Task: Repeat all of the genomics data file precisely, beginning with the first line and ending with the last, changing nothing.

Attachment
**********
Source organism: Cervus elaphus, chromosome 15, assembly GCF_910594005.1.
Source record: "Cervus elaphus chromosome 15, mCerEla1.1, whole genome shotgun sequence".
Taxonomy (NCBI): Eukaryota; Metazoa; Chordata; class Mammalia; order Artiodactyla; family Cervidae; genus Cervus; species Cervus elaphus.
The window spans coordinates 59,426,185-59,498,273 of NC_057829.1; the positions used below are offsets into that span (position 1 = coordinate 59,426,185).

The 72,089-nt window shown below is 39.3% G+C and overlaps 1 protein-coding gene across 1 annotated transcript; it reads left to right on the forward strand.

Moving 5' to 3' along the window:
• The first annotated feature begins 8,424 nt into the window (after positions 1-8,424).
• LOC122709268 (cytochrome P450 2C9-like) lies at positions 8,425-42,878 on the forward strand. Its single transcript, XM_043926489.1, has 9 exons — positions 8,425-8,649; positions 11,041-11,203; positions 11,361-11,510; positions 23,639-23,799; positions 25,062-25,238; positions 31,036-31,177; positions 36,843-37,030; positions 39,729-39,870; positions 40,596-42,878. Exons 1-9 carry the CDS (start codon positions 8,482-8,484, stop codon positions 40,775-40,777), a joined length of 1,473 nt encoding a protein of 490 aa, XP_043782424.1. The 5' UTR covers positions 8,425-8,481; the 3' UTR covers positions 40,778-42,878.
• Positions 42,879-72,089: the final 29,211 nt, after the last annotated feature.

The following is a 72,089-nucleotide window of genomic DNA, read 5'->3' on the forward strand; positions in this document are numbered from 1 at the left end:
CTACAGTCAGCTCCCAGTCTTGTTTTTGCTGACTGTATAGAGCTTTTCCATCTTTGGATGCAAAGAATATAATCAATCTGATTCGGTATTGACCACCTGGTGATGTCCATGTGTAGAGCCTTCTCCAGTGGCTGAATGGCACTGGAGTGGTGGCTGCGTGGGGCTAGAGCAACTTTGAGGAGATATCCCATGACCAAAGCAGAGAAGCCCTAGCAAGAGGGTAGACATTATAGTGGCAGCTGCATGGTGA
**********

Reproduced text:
Source organism: Cervus elaphus, chromosome 15, assembly GCF_910594005.1.
Source record: "Cervus elaphus chromosome 15, mCerEla1.1, whole genome shotgun sequence".
Taxonomy (NCBI): Eukaryota; Metazoa; Chordata; class Mammalia; order Artiodactyla; family Cervidae; genus Cervus; species Cervus elaphus.
The window spans coordinates 59,426,185-59,498,273 of NC_057829.1; the positions used below are offsets into that span (position 1 = coordinate 59,426,185).

The 72,089-nt window shown below is 39.3% G+C and overlaps 1 protein-coding gene across 1 annotated transcript; it reads left to right on the forward strand.

Moving 5' to 3' along the window:
• The first annotated feature begins 8,424 nt into the window (after positions 1-8,424).
• LOC122709268 (cytochrome P450 2C9-like) lies at positions 8,425-42,878 on the forward strand. Its single transcript, XM_043926489.1, has 9 exons — positions 8,425-8,649; positions 11,041-11,203; positions 11,361-11,510; positions 23,639-23,799; positions 25,062-25,238; positions 31,036-31,177; positions 36,843-37,030; positions 39,729-39,870; positions 40,596-42,878. Exons 1-9 carry the CDS (start codon positions 8,482-8,484, stop codon positions 40,775-40,777), a joined length of 1,473 nt encoding a protein of 490 aa, XP_043782424.1. The 5' UTR covers positions 8,425-8,481; the 3' UTR covers positions 40,778-42,878.
• Positions 42,879-72,089: the final 29,211 nt, after the last annotated feature.

The following is a 72,089-nucleotide window of genomic DNA, read 5'->3' on the forward strand; positions in this document are numbered from 1 at the left end:
CTACAGTCAGCTCCCAGTCTTGTTTTTGCTGACTGTATAGAGCTTTTCCATCTTTGGATGCAAAGAATATAATCAATCTGATTCGGTATTGACCACCTGGTGATGTCCATGTGTAGAGCCTTCTCCAGTGGCTGAATGGCACTGGAGTGGTGGCTGCGTGGGGCTAGAGCAACTTTGAGGAGATATCCCATGACCAAAGCAGAGAAGCCCTAGCAAGAGGGTAGACATTATAGTGGCAGCTGCATGGTGA